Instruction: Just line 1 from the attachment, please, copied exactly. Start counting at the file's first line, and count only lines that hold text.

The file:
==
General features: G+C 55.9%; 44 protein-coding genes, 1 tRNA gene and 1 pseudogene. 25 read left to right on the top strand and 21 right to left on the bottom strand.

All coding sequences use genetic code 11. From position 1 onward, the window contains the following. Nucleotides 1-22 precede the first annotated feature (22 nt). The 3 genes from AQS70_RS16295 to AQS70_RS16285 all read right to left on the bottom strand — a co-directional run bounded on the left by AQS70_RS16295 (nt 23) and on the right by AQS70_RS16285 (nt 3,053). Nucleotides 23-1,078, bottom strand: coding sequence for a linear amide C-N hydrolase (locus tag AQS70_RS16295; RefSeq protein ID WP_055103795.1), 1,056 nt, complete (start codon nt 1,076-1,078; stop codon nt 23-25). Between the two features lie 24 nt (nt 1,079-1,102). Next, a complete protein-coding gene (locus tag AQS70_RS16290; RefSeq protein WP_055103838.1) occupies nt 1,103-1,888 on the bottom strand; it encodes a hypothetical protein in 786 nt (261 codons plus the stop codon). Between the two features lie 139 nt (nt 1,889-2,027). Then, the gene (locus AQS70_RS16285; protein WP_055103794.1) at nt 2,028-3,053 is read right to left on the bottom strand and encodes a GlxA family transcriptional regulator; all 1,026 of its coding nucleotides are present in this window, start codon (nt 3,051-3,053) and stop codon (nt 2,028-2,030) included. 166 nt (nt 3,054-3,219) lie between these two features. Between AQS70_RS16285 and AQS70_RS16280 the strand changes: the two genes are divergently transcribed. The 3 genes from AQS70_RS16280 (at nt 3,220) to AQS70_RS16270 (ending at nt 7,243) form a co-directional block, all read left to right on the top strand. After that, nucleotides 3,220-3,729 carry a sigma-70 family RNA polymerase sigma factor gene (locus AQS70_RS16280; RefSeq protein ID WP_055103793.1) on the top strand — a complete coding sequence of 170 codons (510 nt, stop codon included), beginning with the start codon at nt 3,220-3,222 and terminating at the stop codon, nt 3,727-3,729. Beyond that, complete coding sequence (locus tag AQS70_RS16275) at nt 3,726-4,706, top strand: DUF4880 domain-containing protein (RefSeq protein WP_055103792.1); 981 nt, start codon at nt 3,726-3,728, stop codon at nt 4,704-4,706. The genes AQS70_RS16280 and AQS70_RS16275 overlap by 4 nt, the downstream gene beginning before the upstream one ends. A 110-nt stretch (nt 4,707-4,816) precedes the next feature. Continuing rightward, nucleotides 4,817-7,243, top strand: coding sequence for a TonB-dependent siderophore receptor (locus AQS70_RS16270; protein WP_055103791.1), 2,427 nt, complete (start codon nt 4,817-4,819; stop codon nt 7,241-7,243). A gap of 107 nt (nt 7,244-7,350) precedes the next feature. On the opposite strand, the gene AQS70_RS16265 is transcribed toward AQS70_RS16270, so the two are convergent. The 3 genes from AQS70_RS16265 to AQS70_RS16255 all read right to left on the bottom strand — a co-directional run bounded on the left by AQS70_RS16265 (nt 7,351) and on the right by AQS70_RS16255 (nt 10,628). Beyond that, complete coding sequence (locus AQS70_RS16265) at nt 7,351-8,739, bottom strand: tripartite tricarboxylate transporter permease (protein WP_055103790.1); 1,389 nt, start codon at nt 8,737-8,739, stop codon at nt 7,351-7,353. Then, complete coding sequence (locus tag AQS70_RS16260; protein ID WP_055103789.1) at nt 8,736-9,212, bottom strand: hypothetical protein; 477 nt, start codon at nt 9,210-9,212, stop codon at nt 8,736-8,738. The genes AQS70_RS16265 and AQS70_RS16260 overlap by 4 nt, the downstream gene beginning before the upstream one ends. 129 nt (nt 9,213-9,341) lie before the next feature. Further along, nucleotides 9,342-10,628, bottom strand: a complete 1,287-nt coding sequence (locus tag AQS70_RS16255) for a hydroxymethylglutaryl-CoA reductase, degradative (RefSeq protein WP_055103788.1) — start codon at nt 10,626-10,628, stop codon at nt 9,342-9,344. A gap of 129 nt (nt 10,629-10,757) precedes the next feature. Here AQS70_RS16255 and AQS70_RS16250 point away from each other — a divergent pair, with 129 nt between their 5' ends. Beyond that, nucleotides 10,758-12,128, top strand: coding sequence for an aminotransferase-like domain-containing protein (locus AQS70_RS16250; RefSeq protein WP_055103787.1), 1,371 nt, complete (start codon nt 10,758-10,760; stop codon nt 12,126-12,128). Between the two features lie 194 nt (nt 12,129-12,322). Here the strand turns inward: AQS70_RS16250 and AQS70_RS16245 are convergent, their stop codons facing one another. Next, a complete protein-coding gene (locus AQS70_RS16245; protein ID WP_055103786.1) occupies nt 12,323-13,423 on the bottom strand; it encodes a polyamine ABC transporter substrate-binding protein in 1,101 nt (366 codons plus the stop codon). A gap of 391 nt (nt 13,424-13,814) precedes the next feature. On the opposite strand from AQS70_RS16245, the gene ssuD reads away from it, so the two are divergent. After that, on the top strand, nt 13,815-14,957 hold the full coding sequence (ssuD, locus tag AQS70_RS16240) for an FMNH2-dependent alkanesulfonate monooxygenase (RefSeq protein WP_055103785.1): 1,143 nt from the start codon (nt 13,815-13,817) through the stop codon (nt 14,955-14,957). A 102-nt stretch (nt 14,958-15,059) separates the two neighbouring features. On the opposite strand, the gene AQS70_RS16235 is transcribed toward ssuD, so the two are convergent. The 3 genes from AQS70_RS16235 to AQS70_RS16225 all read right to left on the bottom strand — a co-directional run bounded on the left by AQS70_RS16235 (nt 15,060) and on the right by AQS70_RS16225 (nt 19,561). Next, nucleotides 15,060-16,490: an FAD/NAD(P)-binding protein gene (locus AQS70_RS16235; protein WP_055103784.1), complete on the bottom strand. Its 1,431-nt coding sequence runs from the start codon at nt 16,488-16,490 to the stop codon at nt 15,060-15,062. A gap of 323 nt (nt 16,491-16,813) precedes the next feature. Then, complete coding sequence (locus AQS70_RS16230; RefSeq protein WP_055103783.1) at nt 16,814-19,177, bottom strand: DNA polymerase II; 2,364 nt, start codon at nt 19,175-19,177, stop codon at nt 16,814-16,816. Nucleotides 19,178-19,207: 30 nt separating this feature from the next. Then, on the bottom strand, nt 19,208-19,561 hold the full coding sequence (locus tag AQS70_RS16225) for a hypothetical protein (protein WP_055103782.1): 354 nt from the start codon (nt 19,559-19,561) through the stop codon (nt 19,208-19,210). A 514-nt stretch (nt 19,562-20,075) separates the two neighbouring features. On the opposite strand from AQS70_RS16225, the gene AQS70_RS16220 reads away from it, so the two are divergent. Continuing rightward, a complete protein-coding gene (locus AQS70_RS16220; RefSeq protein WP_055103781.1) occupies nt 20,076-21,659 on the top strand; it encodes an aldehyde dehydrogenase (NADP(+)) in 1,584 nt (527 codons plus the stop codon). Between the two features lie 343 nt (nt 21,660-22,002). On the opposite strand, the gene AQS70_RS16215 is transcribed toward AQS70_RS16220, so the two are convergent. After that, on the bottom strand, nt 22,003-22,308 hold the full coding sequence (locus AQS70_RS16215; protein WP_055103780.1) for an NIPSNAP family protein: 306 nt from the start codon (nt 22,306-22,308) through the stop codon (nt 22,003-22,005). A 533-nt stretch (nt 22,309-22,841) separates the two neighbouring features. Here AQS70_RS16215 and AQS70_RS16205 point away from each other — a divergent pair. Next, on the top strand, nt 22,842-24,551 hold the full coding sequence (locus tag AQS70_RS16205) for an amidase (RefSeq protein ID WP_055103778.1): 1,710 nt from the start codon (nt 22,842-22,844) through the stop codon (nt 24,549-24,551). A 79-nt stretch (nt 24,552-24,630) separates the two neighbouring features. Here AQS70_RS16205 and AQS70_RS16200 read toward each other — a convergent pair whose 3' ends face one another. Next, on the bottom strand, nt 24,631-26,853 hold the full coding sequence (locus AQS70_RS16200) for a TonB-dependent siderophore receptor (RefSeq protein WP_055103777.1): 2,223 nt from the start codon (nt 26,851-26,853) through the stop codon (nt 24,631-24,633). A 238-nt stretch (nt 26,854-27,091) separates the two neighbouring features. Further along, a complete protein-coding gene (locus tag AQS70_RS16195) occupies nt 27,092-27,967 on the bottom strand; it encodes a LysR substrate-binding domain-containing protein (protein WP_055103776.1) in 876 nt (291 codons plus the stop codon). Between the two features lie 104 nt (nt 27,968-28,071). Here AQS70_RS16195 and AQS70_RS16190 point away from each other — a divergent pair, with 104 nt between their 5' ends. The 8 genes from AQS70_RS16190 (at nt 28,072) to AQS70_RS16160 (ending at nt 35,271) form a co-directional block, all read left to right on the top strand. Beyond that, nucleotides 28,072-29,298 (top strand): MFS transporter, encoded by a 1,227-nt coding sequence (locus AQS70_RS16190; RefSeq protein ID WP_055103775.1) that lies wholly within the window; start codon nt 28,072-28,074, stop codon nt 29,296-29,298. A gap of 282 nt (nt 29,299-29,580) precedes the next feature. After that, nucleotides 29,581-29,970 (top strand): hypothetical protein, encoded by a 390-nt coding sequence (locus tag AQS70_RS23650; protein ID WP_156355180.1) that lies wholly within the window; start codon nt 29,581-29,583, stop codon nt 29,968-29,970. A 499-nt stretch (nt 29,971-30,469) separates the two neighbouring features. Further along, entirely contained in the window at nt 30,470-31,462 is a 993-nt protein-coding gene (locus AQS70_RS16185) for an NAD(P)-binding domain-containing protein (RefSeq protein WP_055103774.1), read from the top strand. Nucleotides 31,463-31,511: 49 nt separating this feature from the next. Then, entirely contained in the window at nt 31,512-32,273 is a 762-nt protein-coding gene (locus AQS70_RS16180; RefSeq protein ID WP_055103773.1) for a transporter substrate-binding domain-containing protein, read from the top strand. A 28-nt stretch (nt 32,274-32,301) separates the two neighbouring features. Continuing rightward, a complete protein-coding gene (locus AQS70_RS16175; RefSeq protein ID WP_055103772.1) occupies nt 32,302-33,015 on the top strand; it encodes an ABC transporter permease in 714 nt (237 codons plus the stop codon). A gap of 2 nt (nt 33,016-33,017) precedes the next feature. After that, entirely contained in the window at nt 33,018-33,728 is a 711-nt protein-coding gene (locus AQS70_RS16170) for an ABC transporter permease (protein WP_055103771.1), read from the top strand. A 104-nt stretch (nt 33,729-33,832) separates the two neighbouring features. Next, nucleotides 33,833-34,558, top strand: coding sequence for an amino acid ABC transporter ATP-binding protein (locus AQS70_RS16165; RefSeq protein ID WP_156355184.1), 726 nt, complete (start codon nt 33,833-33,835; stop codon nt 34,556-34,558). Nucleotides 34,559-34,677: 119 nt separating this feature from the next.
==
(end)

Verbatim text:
General features: G+C 55.9%; 44 protein-coding genes, 1 tRNA gene and 1 pseudogene. 25 read left to right on the top strand and 21 right to left on the bottom strand.